A psychiatrist says the possibility of flying detainees out of Australia's asylum seeker detention centre in Papua New Guinea to give evidence in Canberra is a terrible idea.
The parliamentary Senate inquiry, scheduled for April, is hoping to travel to Manus Island to speak to guards, officials and detainees to work out what happened during two nights of violence that left one man dead and more than 60 others injured.
The PNG Prime Minister's office says this could be difficult because the Australian Senate doesn't have jurisdiction in PNG, instead suggesting that witnesses be flown to Australia to give their evidence.
But Monash University professor, Louise Newman, says this could cause enormous emotional distress.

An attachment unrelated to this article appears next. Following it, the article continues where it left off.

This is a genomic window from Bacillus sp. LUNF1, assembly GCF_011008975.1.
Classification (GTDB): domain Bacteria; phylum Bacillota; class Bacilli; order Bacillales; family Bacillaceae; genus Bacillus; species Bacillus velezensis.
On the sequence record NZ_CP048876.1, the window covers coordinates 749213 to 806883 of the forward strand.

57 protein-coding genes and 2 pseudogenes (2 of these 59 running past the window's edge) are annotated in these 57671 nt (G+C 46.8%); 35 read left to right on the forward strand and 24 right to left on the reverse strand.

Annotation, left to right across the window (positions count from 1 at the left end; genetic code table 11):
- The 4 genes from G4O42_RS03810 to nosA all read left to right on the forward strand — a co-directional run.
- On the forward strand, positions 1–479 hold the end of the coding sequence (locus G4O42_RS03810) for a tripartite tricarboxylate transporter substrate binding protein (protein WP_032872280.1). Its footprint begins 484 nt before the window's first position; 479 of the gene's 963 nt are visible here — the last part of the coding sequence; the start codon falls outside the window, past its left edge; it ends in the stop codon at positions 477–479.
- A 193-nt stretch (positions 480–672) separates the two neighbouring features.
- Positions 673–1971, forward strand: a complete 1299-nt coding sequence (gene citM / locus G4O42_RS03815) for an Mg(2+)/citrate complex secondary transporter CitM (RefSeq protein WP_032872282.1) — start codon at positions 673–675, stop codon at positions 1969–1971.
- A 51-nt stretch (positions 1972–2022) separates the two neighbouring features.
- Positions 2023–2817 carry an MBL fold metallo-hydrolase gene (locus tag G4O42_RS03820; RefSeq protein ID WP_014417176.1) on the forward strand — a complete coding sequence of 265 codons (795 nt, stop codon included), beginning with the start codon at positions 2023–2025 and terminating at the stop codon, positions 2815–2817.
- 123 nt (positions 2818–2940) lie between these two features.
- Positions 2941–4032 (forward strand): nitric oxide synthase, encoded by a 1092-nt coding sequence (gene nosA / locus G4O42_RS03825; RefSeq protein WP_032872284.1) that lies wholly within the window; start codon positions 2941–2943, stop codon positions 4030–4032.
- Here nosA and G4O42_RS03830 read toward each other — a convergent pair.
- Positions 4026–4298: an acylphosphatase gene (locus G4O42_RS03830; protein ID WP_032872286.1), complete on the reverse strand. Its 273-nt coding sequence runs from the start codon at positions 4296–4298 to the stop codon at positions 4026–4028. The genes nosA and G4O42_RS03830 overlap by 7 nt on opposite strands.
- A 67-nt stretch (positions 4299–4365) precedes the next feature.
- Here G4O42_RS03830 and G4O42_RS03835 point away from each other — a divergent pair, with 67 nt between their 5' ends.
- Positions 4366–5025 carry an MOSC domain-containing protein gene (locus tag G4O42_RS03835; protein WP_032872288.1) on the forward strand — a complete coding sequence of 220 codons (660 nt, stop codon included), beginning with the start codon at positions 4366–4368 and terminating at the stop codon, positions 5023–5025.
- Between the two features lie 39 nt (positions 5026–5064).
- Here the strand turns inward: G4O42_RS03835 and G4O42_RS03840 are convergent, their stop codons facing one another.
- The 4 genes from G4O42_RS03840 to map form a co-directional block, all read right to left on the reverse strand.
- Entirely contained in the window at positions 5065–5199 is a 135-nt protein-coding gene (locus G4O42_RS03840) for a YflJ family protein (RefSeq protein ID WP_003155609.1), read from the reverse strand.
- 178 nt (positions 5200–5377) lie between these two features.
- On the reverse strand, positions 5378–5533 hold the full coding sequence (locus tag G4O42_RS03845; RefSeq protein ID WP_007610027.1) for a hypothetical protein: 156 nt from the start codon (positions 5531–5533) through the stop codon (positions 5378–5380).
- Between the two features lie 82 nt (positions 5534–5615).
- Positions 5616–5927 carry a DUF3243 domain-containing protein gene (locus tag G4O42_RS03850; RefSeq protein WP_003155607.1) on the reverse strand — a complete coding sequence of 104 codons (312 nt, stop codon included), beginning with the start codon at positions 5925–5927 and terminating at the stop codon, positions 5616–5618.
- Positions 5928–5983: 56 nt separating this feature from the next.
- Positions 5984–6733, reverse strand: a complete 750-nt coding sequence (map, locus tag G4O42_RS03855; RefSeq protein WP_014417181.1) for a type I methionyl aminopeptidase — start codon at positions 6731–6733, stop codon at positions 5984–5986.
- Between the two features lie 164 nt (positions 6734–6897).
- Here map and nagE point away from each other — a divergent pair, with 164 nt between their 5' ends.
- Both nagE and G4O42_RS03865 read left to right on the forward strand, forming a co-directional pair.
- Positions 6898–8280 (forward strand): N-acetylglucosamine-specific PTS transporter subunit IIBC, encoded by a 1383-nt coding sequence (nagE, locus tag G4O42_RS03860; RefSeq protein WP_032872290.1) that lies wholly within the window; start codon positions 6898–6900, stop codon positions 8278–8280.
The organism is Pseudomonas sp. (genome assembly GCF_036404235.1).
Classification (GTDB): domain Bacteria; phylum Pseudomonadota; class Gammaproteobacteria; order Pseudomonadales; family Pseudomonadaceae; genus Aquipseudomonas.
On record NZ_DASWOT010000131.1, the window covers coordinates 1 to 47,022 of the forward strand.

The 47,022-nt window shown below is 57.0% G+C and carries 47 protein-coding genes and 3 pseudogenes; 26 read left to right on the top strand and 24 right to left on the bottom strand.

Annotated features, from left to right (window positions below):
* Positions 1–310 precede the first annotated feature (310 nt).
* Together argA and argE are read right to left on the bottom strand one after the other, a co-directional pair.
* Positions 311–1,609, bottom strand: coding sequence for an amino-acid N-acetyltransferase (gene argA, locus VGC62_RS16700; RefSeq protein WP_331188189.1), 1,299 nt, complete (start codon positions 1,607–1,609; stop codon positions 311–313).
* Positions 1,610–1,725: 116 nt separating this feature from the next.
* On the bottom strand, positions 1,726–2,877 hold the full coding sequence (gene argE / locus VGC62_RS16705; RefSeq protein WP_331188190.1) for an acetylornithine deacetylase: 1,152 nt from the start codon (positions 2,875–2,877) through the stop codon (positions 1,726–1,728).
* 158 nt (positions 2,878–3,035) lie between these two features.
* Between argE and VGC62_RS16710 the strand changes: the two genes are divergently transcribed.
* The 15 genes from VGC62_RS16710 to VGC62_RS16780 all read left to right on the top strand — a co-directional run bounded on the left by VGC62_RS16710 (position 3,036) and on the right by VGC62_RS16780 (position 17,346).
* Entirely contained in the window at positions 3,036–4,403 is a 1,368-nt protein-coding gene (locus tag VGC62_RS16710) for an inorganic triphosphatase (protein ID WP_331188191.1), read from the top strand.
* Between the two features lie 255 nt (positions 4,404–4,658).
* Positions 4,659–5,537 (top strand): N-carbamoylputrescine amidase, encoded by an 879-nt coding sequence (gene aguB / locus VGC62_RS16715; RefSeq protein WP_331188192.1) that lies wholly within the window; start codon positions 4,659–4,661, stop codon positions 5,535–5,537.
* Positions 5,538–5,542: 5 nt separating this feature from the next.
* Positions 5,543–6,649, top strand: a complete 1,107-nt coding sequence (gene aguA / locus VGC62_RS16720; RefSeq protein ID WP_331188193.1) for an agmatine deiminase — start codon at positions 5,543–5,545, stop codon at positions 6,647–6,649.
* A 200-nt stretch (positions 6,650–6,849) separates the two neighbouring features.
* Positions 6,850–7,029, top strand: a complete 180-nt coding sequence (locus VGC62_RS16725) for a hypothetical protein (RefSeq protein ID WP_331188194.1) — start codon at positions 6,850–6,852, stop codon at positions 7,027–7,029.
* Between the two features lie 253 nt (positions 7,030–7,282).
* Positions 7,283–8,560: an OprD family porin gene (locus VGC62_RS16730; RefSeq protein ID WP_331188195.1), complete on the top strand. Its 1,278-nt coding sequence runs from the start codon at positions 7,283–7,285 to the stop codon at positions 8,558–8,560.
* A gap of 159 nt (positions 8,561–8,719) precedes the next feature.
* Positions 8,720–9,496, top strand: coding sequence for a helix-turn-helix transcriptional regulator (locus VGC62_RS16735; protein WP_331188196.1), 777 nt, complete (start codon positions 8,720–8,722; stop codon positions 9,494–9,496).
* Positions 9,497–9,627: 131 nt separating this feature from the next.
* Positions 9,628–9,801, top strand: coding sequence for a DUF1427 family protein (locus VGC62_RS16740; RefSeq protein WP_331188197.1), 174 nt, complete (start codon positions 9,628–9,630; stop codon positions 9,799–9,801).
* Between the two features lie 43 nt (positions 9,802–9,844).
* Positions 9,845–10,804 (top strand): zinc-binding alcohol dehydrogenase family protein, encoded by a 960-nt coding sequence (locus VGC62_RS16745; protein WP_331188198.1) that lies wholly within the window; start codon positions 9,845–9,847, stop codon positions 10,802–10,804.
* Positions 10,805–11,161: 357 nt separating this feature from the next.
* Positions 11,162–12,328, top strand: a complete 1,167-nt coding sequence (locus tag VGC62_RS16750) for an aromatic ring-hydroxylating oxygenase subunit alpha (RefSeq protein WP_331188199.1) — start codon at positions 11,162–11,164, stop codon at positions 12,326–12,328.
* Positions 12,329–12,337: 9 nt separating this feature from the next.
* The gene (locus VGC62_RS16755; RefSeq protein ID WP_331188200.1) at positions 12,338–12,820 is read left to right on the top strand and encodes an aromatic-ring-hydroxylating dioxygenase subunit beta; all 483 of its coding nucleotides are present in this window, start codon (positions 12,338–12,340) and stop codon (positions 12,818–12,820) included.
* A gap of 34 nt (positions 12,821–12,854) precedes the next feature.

"I think this is a very difficult suggestion in that people who are highly distressed and traumatised, who want to come to the Australian mainland, will be flown over, asked to disclose and give accounts of presumably very distressing events and then sent straight back to the very site of those events. So from a psychological point of view that's a really quite a high risk situation."
Professor Louise Newman of Monash University.